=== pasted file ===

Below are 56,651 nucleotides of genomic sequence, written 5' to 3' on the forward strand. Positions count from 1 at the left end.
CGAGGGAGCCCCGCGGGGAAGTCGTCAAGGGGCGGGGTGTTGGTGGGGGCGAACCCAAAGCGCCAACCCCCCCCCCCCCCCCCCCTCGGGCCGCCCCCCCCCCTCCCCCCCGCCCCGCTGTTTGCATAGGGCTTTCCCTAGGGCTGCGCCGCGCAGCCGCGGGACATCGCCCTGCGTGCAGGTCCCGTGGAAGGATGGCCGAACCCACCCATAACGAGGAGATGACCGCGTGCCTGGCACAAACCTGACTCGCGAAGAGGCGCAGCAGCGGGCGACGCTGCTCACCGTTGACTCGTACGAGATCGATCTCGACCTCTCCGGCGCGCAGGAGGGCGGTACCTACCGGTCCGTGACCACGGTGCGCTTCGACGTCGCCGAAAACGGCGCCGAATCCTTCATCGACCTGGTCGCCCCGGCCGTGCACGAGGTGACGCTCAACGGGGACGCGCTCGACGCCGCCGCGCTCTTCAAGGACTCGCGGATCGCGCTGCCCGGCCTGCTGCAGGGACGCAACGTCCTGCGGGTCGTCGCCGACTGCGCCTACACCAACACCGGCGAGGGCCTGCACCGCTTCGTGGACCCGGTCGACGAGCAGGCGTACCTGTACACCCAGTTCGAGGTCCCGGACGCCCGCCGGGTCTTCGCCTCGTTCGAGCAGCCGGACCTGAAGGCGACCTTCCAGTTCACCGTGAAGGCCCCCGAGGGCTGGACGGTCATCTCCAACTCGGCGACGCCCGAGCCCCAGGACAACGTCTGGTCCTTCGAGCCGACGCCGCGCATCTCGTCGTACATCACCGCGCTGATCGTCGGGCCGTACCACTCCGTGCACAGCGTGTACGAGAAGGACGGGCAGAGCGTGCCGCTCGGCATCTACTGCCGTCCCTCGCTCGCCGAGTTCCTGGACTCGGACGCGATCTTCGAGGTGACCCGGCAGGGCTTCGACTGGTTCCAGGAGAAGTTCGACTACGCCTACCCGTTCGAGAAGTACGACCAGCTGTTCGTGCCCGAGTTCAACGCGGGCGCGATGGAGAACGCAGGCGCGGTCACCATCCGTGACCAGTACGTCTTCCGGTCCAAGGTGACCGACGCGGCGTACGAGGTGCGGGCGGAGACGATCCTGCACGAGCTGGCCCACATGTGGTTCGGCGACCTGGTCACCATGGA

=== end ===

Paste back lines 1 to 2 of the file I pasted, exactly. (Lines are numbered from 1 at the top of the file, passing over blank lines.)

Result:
Below are 56,651 nucleotides of genomic sequence, written 5' to 3' on the forward strand. Positions count from 1 at the left end.
CGAGGGAGCCCCGCGGGGAAGTCGTCAAGGGGCGGGGTGTTGGTGGGGGCGAACCCAAAGCGCCAACCCCCCCCCCCCCCCCCCCTCGGGCCGCCCCCCCCCCTCCCCCCCGCCCCGCTGTTTGCATAGGGCTTTCCCTAGGGCTGCGCCGCGCAGCCGCGGGACATCGCCCTGCGTGCAGGTCCCGTGGAAGGATGGCCGAACCCACCCATAACGAGGAGATGACCGCGTGCCTGGCACAAACCTGACTCGCGAAGAGGCGCAGCAGCGGGCGACGCTGCTCACCGTTGACTCGTACGAGATCGATCTCGACCTCTCCGGCGCGCAGGAGGGCGGTACCTACCGGTCCGTGACCACGGTGCGCTTCGACGTCGCCGAAAACGGCGCCGAATCCTTCATCGACCTGGTCGCCCCGGCCGTGCACGAGGTGACGCTCAACGGGGACGCGCTCGACGCCGCCGCGCTCTTCAAGGACTCGCGGATCGCGCTGCCCGGCCTGCTGCAGGGACGCAACGTCCTGCGGGTCGTCGCCGACTGCGCCTACACCAACACCGGCGAGGGCCTGCACCGCTTCGTGGACCCGGTCGACGAGCAGGCGTACCTGTACACCCAGTTCGAGGTCCCGGACGCCCGCCGGGTCTTCGCCTCGTTCGAGCAGCCGGACCTGAAGGCGACCTTCCAGTTCACCGTGAAGGCCCCCGAGGGCTGGACGGTCATCTCCAACTCGGCGACGCCCGAGCCCCAGGACAACGTCTGGTCCTTCGAGCCGACGCCGCGCATCTCGTCGTACATCACCGCGCTGATCGTCGGGCCGTACCACTCCGTGCACAGCGTGTACGAGAAGGACGGGCAGAGCGTGCCGCTCGGCATCTACTGCCGTCCCTCGCTCGCCGAGTTCCTGGACTCGGACGCGATCTTCGAGGTGACCCGGCAGGGCTTCGACTGGTTCCAGGAGAAGTTCGACTACGCCTACCCGTTCGAGAAGTACGACCAGCTGTTCGTGCCCGAGTTCAACGCGGGCGCGATGGAGAACGCAGGCGCGGTCACCATCCGTGACCAGTACGTCTTCCGGTCCAAGGTGACCGACGCGGCGTACGAGGTGCGGGCGGAGACGATCCTGCACGAGCTGGCCCACATGTGGTTCGGCGACCTGGTCACCATGGA